60670: Acronis Files Connect FAQ on macOS 10.13 High Sierra / Apple File System (APFS) / AFP

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Last update: 04-12-2017

Does Files Connect support macOS 10.13 High Sierra?

Yes, Acronis Files Connect (formerly Acronis Access Connect) is fully compatible with macOS 10.13 High Sierra, as well as earlier versions of Apple's macOS / OS X operating systems.

Does Acronis Files Connect work with HFS+ and APFS disks?

Yes, it works fine with either disk format.

What's the difference between AFP and APFS?

They're very different but easy to confuse because of the similarity of the names and abbreviations.

AFP stands for Apple Filing Protocol. It's a network file sharing protocol, similar to SMB. AFP is one of the ways that a Mac can connect to a Windows server running Acronis Files Connect.

APFS stands for Apple File System. It's a file system for local Mac disks, which Apple added as an option for SSDs in macOS 10.13 High Sierra. It's intended as a successor to the HFS+ file system that Apple's used since 1998.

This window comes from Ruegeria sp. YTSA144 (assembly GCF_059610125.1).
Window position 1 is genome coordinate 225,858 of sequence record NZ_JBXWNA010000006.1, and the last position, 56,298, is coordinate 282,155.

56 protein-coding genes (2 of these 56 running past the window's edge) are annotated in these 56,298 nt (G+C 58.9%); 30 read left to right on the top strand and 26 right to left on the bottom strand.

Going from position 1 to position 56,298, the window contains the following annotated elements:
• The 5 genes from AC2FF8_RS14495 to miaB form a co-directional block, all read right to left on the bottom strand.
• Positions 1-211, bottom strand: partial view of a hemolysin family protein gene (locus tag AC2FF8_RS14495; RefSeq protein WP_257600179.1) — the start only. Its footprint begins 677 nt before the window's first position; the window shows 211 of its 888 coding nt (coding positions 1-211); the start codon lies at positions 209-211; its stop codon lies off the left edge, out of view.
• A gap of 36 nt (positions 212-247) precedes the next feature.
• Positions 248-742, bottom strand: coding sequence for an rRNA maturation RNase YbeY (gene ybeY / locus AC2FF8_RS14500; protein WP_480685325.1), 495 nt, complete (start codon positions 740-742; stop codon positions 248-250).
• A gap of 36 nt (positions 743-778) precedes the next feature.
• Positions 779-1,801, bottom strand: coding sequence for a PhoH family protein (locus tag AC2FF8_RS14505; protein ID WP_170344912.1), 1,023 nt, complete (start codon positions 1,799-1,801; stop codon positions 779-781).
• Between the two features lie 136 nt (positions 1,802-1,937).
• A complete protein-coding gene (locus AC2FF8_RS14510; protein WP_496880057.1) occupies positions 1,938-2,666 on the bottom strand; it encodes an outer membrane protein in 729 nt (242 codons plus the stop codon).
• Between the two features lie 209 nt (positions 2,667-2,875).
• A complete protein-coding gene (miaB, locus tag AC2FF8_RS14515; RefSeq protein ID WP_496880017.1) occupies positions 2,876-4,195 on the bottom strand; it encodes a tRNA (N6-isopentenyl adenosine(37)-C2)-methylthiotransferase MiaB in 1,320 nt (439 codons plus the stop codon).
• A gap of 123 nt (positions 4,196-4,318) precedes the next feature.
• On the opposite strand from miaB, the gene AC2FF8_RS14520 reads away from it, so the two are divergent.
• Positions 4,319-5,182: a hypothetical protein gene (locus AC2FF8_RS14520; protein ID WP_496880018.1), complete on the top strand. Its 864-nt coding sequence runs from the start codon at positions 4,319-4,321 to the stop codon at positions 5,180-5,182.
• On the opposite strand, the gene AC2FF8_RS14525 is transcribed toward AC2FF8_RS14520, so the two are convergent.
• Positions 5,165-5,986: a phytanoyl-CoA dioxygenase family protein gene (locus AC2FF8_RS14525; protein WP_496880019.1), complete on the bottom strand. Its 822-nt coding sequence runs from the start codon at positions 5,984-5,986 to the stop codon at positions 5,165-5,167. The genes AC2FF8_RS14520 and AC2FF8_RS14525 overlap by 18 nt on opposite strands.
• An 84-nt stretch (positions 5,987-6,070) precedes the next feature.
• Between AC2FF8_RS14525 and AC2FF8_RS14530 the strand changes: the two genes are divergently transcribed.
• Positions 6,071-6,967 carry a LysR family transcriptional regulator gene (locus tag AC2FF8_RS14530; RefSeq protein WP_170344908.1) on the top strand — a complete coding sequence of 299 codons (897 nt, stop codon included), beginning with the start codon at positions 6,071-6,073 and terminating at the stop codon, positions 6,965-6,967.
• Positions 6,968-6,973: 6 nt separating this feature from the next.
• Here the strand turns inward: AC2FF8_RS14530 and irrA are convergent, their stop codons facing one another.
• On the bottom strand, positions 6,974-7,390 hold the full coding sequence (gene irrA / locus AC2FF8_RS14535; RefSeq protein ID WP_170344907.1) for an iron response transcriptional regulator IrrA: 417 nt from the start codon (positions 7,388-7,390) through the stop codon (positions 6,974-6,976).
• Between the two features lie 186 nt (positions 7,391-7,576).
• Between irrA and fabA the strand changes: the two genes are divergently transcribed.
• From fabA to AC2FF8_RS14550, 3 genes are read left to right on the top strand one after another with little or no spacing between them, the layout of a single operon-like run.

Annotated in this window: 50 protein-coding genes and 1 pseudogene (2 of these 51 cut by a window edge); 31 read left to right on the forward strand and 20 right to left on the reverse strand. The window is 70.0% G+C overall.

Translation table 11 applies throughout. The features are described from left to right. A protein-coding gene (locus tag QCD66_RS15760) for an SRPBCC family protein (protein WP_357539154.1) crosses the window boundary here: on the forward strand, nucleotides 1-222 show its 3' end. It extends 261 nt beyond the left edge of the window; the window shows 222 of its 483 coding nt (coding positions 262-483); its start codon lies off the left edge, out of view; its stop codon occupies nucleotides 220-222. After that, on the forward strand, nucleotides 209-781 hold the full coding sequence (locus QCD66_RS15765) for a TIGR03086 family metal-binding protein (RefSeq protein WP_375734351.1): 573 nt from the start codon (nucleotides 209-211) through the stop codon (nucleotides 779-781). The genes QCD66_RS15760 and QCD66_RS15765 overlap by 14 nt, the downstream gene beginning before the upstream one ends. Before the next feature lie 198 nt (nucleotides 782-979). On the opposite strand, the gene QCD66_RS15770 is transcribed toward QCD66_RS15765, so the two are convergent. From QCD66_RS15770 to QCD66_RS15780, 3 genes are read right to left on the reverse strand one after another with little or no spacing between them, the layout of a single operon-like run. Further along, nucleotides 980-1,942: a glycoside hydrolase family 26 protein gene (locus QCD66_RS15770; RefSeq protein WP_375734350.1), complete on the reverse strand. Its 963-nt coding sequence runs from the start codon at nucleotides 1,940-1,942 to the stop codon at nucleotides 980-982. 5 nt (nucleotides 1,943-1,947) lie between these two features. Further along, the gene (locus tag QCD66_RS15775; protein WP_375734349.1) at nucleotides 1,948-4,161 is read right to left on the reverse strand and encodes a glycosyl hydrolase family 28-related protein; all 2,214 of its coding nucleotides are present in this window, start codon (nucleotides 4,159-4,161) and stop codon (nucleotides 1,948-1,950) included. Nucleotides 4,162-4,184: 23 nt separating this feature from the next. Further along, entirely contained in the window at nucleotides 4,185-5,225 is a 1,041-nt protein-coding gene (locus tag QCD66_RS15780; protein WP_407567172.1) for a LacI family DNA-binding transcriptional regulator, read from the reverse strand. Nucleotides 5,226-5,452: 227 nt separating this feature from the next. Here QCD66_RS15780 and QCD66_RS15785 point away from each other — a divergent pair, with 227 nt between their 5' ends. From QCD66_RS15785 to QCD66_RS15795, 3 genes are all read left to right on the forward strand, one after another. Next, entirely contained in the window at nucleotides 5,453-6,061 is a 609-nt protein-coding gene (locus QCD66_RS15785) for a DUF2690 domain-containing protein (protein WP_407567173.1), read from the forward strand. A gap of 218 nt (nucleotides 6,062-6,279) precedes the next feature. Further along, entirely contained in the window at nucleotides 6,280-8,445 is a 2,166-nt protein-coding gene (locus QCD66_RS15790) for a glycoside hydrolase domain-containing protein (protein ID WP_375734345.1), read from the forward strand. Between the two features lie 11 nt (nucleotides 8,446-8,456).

Is there an AFP limitation with APFS?

Technically yes, but it's irrelevant to Acronis Files Connect (and most users in general).

The limitation is just that if a Mac users creates a personal file share from a local folder on a disk formatted with APFS, it will only be shared over SMB. For example, a Mac user sharing out the Music folder from a MacBook.

That has no impact on the Mac’s ability to connect to AFP file shares hosted on a Windows server running Acronis Files Connect -- which is designed to let Mac users search and connect to Windows servers or NAS devices. 

To be clear, Mac users can use AFP to connect to shares the same as they always have, regardless of the file system format used for local disks.